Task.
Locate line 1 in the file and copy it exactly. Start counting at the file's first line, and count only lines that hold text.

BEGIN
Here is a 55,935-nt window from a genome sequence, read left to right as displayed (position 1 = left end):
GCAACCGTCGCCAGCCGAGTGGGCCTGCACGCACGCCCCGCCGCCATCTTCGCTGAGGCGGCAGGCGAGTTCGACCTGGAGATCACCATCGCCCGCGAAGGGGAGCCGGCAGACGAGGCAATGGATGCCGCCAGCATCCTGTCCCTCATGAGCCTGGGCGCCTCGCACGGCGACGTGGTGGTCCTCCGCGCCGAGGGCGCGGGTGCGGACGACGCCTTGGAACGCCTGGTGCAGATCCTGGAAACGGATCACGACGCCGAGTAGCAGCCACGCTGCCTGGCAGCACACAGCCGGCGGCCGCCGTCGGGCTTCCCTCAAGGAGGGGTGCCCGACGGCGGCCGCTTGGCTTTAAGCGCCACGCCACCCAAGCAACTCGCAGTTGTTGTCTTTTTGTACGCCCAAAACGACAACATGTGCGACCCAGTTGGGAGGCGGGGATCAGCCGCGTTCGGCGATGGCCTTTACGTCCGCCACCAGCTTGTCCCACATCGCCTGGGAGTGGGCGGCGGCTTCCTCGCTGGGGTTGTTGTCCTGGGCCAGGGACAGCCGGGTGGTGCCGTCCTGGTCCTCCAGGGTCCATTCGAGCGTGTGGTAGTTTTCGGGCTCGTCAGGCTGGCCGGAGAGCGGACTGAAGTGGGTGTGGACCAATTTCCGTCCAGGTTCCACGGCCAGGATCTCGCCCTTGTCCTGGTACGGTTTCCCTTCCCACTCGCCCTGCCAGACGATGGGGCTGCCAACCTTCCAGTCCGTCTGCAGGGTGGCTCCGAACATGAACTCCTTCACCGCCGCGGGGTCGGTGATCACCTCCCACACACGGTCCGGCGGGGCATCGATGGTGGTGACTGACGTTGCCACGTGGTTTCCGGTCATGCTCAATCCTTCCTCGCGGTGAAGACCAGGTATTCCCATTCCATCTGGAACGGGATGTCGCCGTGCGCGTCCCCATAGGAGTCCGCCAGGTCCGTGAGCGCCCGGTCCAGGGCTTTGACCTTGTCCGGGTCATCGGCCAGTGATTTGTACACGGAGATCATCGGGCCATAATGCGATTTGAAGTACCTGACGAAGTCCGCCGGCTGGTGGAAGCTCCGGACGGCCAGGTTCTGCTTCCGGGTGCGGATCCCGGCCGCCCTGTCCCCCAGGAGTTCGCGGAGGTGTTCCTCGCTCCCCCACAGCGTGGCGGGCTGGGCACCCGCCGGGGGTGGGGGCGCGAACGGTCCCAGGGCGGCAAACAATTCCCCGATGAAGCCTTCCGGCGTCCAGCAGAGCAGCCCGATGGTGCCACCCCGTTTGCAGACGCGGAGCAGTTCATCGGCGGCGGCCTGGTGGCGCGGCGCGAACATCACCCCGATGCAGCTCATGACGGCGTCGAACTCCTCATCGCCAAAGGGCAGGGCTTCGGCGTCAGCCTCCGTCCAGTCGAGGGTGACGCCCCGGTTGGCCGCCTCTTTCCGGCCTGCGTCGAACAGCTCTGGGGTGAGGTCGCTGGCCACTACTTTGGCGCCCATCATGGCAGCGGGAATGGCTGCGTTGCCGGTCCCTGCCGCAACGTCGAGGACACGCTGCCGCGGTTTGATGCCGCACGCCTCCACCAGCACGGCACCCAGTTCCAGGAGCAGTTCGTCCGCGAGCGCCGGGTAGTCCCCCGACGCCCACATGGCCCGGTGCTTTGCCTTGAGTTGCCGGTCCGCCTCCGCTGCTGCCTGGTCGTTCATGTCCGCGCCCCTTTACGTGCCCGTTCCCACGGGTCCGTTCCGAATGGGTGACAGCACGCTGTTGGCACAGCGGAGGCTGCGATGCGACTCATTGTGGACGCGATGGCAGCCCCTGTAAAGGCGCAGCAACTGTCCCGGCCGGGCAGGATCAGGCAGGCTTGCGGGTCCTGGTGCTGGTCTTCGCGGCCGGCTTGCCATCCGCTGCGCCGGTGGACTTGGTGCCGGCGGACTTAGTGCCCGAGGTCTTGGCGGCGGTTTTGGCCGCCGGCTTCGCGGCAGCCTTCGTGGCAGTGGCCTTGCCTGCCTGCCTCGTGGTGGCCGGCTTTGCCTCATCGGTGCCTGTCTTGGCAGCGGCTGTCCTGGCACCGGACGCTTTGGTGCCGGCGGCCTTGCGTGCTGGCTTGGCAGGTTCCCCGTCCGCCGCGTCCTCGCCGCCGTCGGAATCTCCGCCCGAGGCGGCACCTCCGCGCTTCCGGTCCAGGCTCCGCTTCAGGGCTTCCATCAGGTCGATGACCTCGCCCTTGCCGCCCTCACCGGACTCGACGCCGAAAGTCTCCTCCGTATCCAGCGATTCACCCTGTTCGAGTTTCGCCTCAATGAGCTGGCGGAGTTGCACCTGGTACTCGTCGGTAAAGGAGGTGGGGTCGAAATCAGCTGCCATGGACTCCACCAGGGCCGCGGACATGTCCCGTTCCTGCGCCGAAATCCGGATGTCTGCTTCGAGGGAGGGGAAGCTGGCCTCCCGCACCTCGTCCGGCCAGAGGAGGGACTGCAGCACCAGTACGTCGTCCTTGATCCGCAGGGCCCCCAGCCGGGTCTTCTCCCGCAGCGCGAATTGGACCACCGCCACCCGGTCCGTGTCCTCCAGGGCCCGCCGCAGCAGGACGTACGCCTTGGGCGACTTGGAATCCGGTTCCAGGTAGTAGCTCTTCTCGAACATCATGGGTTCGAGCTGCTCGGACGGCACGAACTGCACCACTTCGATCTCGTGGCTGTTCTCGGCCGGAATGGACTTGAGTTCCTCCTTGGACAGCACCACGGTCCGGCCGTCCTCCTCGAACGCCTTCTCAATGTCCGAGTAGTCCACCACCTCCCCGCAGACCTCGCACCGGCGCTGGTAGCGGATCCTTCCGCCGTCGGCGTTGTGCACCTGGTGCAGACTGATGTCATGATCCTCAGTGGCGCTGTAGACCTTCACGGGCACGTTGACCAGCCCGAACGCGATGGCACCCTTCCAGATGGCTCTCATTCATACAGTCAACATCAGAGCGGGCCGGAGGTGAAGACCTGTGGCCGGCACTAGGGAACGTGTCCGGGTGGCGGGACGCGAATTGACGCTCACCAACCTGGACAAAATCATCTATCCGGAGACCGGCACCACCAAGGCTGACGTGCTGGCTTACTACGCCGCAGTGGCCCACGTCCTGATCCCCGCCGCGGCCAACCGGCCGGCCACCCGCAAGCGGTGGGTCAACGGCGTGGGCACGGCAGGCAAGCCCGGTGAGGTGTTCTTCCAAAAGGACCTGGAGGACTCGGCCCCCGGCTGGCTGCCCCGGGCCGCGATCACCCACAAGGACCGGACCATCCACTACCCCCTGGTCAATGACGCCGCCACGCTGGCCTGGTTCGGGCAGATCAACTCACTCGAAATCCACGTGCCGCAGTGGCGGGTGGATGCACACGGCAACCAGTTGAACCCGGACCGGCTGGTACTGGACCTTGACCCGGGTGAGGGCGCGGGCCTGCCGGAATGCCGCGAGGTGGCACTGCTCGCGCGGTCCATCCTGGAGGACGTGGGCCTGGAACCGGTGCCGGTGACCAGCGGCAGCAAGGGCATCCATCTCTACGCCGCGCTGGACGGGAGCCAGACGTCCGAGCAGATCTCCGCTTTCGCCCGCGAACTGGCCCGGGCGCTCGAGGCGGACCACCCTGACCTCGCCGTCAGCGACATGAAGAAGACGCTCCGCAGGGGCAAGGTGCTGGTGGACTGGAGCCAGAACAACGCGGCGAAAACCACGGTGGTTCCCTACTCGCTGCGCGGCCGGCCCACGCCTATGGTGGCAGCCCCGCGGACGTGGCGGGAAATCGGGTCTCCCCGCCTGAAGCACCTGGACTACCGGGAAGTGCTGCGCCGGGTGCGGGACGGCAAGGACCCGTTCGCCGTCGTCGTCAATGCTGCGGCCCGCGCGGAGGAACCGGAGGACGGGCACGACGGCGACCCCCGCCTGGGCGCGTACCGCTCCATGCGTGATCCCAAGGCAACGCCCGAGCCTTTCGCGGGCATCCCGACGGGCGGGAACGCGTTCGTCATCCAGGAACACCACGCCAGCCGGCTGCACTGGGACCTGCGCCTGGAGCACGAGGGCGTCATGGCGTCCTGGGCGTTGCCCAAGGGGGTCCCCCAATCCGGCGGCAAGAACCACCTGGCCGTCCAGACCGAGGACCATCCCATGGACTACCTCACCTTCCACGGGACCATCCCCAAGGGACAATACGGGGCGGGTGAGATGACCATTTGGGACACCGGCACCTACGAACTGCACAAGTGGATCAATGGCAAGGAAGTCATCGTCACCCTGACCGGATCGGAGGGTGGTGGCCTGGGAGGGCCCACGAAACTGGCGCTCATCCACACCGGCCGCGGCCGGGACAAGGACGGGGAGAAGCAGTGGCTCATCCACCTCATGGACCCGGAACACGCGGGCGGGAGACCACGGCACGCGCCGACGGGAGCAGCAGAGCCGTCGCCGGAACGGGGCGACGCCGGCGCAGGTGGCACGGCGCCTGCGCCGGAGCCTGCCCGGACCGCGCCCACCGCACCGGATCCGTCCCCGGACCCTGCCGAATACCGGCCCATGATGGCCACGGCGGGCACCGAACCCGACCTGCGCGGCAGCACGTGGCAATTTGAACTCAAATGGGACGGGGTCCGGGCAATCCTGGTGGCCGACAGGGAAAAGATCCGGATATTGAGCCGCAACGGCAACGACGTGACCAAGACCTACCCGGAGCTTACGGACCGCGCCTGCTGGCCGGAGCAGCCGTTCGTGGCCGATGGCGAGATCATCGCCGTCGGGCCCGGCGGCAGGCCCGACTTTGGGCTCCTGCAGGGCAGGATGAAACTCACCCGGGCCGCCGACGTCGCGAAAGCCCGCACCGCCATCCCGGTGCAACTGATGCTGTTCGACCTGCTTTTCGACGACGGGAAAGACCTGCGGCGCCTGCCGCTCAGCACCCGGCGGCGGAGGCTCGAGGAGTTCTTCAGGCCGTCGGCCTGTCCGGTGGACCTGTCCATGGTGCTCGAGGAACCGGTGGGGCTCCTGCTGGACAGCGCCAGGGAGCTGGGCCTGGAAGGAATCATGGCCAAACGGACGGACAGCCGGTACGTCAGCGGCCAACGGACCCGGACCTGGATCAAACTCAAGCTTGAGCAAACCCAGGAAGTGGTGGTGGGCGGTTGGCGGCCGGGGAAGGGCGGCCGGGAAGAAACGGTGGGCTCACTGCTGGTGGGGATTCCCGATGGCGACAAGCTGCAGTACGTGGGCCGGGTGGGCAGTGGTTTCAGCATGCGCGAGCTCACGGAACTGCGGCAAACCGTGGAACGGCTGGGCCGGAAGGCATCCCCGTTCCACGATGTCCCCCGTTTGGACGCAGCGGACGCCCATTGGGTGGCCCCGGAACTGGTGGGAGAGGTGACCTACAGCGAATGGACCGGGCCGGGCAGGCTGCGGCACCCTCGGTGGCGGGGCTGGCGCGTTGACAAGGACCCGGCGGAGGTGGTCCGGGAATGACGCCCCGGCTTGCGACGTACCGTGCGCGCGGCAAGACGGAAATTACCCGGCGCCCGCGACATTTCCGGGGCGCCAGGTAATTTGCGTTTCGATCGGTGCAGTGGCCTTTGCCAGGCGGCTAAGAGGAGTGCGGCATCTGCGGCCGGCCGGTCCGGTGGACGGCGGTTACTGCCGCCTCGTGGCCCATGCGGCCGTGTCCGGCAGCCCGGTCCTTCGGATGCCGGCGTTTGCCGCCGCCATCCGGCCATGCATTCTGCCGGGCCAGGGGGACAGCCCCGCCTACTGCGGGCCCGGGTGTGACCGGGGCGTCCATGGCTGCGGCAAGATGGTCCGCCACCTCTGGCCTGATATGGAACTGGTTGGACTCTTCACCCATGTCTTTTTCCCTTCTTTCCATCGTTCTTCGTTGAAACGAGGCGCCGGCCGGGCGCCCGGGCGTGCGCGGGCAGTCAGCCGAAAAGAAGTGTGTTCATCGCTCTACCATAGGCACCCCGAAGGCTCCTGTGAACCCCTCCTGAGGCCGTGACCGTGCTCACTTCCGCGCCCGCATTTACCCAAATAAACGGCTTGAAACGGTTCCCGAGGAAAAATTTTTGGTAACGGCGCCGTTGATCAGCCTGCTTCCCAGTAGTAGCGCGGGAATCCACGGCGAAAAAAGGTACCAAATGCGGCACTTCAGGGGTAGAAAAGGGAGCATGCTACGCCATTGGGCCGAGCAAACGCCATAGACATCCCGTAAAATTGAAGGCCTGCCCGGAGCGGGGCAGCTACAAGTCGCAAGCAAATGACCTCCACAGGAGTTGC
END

Here is a 55,935-nt window from a genome sequence, read left to right as displayed (position 1 = left end):